As we can see the Trinity is the foundation for all mission work.  So how does that relate to ecclesiology, or the theology of the Church? The church is the people of God, and have been given the mission to fulfill the commands of Christ.  The goal of the church should be the same of that of Christ.  To seek and save that which was lost and the Great Commission.  The church is an assembly of people whose goal is the furtherance of God’s kingdom, and that can only be done through missions.


Two Key Motifs:  The Kingdom of God and the Church

The Kingdom Of God is the foundation of missions.  The goal of missions is to enlarge the kingdom by spreading the Gospel.  As such the kingdom is also the “seat of operations and the goal for which Christians strive[13].”  It may seem paradoxal at times because the church is led by servants, is in the world but not of it, is free but demands everything we have, and it is here but coming in the future[14].

In missions we have the opportunity to show the Kingdom of God to others by showing God’s love.  We have a unique opportunity to be the representatives of God’s love on a daily basis.  It is a great thought to think that this is God’s kingdom, but He gives us a part to play in it.  This love can be shown in many different ways, and sometimes represents itself in the planting of new churches.  Even if we refuse the call to minister the church will go on because it is God’s plan.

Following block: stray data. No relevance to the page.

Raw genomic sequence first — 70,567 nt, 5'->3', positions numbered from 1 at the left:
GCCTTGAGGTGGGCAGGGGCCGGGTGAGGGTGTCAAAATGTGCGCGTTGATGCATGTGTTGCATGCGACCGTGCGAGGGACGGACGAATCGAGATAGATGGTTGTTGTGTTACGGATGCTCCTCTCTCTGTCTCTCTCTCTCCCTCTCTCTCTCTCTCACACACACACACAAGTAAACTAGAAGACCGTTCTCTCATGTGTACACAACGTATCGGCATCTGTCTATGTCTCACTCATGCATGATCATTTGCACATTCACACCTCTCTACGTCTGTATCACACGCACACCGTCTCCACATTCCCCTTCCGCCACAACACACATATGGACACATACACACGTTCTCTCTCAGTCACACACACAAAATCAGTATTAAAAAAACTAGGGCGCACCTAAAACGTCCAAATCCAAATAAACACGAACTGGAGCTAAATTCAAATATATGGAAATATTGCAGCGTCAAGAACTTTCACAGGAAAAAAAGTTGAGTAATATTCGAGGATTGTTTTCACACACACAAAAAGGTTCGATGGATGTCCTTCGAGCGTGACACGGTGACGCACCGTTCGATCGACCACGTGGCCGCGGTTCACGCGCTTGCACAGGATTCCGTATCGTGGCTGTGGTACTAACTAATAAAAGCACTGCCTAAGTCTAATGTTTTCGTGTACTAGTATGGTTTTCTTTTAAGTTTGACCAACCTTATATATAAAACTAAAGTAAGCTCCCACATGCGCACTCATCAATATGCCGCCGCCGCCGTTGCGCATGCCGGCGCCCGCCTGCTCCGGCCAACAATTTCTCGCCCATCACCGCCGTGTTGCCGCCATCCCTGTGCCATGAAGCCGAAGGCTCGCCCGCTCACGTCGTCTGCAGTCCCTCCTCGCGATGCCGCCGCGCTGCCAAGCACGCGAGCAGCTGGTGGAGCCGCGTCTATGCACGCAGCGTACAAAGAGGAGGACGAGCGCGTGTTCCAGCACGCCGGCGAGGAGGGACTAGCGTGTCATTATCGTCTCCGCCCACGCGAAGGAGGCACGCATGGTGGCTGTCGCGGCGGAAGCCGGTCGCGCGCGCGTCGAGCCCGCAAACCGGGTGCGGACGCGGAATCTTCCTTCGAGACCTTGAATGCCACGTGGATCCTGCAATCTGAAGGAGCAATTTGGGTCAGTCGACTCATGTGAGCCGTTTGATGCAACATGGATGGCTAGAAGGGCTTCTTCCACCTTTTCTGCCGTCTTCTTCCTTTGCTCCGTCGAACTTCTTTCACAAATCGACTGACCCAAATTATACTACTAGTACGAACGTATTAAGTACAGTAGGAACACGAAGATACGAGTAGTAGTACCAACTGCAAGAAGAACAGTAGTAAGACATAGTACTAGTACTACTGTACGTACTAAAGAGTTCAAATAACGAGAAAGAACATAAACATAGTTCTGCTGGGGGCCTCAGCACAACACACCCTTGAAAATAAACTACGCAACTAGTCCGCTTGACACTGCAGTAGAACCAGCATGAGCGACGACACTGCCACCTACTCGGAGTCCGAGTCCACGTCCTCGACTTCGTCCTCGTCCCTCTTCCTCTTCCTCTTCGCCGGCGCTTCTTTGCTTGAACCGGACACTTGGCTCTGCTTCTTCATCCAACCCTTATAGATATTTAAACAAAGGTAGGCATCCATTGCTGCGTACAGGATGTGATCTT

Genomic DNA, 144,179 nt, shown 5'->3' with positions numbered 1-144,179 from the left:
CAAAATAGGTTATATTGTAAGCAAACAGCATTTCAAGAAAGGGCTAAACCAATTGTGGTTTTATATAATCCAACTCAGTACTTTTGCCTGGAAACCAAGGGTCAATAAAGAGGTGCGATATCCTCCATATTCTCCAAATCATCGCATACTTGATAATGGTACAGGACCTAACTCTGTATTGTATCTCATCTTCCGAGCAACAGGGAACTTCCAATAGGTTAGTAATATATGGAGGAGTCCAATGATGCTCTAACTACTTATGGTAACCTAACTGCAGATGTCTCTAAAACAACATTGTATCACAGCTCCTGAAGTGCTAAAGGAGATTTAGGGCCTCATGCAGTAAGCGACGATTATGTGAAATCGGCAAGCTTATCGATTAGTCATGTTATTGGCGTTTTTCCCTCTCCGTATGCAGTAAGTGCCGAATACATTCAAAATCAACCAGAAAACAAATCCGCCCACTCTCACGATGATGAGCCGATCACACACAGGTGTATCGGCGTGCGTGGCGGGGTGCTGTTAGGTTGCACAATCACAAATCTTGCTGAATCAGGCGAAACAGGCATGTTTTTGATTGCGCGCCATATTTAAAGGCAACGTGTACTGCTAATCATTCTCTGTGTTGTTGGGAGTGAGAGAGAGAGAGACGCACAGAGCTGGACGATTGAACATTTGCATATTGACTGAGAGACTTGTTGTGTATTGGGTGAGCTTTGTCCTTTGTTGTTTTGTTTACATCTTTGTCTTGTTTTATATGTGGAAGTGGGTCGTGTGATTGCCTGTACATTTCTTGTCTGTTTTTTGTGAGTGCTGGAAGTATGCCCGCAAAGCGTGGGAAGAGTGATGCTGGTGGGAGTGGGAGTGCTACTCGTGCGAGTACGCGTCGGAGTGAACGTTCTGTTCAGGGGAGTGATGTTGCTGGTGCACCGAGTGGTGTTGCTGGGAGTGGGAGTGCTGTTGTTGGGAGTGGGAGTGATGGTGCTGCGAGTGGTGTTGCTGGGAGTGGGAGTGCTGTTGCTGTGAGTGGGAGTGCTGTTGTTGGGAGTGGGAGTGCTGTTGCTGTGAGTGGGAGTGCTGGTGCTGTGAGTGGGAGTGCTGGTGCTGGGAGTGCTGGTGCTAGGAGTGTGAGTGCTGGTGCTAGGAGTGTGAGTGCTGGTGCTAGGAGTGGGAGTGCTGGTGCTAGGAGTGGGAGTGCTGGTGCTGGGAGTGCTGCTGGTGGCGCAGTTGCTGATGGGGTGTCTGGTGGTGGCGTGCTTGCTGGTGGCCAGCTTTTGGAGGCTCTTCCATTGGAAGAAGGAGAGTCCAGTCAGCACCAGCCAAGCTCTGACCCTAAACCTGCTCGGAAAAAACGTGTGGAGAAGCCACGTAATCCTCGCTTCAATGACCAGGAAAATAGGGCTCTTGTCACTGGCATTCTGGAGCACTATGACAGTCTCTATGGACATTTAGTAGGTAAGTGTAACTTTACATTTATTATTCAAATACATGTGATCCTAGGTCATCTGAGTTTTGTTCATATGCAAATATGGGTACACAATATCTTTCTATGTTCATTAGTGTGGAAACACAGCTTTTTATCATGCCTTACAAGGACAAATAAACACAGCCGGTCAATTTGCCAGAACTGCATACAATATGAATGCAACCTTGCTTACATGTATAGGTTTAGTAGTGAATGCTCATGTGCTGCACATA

The next motif to be discussed is that of the church.  The two are related because the Kingdom of God ultimately spawned the church.  The church the body of believers that are still alive and those who are in Heaven.  The church is wherever Christians gather because it is a community.  It the past it was thought that that missions was the sole responsibility of the church, but this has changed over the years.  Moreau states, “Although God indeed works through the church, he also works where the church does not yet exist[15].”  This is important because the mission is not confined to the church.  It can consist of everyday people doing mission work, such as evangelizing and discipling, outside of the confines of the church.



Mission theology affects is a crucial part of what the church does and should be a key component in the lives of all Christians.  Charles Spurgeon once said, “Every Christian is a missionary or an imposter[16].”  The missionary is on the front line and taking the Gospel across cultural barriers.  They may take it to Africa, the Amazon, or to downtown Los Angeles.  Either way they have the call on their lives to leave friends and family and show the love of God those who need it most.  The goal is to save the people from a certain fate if they never accept Christ.  They are fulfilling the Great Commission on a daily basis, planting churches, and helping develop other missionaries.

The effects on the church leader are similar, but the leader has the responsibility to instill the love of missions into his congregation.  Without missions the church will slowly wither away into a shell of its former self.  Membership will drop, but worst yet the commands of Christ are not being followed.  To ignore missions is to grant a death sentence as someone’s eternal destiny is at stake.  As church leaders, we should be planning mission trips, sponsoring missionaries, and fundraising to help develop a love for this important part of the church.